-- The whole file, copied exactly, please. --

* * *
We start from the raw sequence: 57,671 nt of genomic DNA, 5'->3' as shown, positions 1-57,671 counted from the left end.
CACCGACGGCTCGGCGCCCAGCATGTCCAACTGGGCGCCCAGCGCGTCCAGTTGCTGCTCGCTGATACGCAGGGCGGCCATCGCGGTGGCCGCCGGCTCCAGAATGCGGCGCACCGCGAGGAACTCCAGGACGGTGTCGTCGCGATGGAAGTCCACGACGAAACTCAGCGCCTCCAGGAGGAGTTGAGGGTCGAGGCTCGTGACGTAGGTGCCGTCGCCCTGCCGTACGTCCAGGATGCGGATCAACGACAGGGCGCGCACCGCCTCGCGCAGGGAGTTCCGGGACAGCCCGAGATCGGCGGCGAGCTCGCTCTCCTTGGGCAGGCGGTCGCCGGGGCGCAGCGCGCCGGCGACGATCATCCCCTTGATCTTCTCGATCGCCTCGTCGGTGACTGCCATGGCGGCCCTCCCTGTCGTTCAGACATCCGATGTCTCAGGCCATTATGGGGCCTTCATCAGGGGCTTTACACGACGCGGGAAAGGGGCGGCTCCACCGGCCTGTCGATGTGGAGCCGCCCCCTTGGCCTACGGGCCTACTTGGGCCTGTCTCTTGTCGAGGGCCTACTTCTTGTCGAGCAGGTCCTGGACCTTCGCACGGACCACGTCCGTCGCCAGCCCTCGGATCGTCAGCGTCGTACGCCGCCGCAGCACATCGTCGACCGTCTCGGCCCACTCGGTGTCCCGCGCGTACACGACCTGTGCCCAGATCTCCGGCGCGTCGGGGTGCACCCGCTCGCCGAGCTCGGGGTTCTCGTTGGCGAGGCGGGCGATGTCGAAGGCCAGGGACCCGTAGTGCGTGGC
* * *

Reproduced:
We start from the raw sequence: 57,671 nt of genomic DNA, 5'->3' as shown, positions 1-57,671 counted from the left end.
CACCGACGGCTCGGCGCCCAGCATGTCCAACTGGGCGCCCAGCGCGTCCAGTTGCTGCTCGCTGATACGCAGGGCGGCCATCGCGGTGGCCGCCGGCTCCAGAATGCGGCGCACCGCGAGGAACTCCAGGACGGTGTCGTCGCGATGGAAGTCCACGACGAAACTCAGCGCCTCCAGGAGGAGTTGAGGGTCGAGGCTCGTGACGTAGGTGCCGTCGCCCTGCCGTACGTCCAGGATGCGGATCAACGACAGGGCGCGCACCGCCTCGCGCAGGGAGTTCCGGGACAGCCCGAGATCGGCGGCGAGCTCGCTCTCCTTGGGCAGGCGGTCGCCGGGGCGCAGCGCGCCGGCGACGATCATCCCCTTGATCTTCTCGATCGCCTCGTCGGTGACTGCCATGGCGGCCCTCCCTGTCGTTCAGACATCCGATGTCTCAGGCCATTATGGGGCCTTCATCAGGGGCTTTACACGACGCGGGAAAGGGGCGGCTCCACCGGCCTGTCGATGTGGAGCCGCCCCCTTGGCCTACGGGCCTACTTGGGCCTGTCTCTTGTCGAGGGCCTACTTCTTGTCGAGCAGGTCCTGGACCTTCGCACGGACCACGTCCGTCGCCAGCCCTCGGATCGTCAGCGTCGTACGCCGCCGCAGCACATCGTCGACCGTCTCGGCCCACTCGGTGTCCCGCGCGTACACGACCTGTGCCCAGATCTCCGGCGCGTCGGGGTGCACCCGCTCGCCGAGCTCGGGGTTCTCGTTGGCGAGGCGGGCGATGTCGAAGGCCAGGGACCCGTAGTGCGTGGC